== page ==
How does a telescope work?
A larger telescope mirror (or lens) collects more light and reveals fainter objects. It also produces a sharper image, showing more detail. Magnification – determined by the focal length of the eyepiece – is less important.
For telescopes, bigger is better. A larger telescope aperture means a brighter and sharper image: the bigger the primary lens or mirror of a telescope is, the fainter the stars it can detect and the finer the detail it reveals. In astronomy, magnification is not so important: by using an eyepiece with a long focal length, a telescope’s magnification can be increased significantly, but the resulting image is fainter and the resolution – the amount of detail – does not get any better. Seen through a telescope, planets or galaxies look bigger than with the naked eye: the image is spread out over a larger part of your retina or the camera detector.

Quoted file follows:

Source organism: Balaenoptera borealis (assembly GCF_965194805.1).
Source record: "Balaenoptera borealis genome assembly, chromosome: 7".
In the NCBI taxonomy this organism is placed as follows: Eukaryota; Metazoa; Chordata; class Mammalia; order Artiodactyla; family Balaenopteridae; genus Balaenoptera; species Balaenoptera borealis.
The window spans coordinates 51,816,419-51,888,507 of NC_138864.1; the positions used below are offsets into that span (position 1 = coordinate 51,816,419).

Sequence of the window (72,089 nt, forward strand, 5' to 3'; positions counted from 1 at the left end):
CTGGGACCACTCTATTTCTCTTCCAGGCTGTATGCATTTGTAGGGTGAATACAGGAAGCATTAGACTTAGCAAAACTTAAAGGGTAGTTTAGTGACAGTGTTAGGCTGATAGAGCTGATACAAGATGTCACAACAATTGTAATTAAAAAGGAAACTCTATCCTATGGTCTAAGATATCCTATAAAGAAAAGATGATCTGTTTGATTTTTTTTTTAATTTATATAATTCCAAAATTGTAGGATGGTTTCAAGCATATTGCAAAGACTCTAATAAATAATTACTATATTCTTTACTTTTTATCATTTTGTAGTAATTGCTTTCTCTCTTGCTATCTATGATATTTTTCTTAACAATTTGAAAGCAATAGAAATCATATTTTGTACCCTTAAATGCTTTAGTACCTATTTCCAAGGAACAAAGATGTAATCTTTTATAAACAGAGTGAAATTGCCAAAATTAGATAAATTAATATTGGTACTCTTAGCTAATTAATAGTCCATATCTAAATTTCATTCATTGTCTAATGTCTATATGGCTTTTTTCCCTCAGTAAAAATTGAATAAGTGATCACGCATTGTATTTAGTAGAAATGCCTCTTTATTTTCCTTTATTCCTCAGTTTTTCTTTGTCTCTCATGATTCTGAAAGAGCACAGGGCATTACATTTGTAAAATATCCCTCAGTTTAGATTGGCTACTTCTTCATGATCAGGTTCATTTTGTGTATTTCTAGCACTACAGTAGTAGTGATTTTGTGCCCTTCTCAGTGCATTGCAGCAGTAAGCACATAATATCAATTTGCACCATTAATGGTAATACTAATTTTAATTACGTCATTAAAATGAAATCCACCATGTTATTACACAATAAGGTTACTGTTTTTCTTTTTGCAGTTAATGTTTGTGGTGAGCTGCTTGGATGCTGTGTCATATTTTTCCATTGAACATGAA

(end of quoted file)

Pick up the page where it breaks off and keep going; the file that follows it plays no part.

Have you ever looked through a telescope? What you see depends on the telescope’s objective and eyepiece. You can try it here. Choose your target and explore!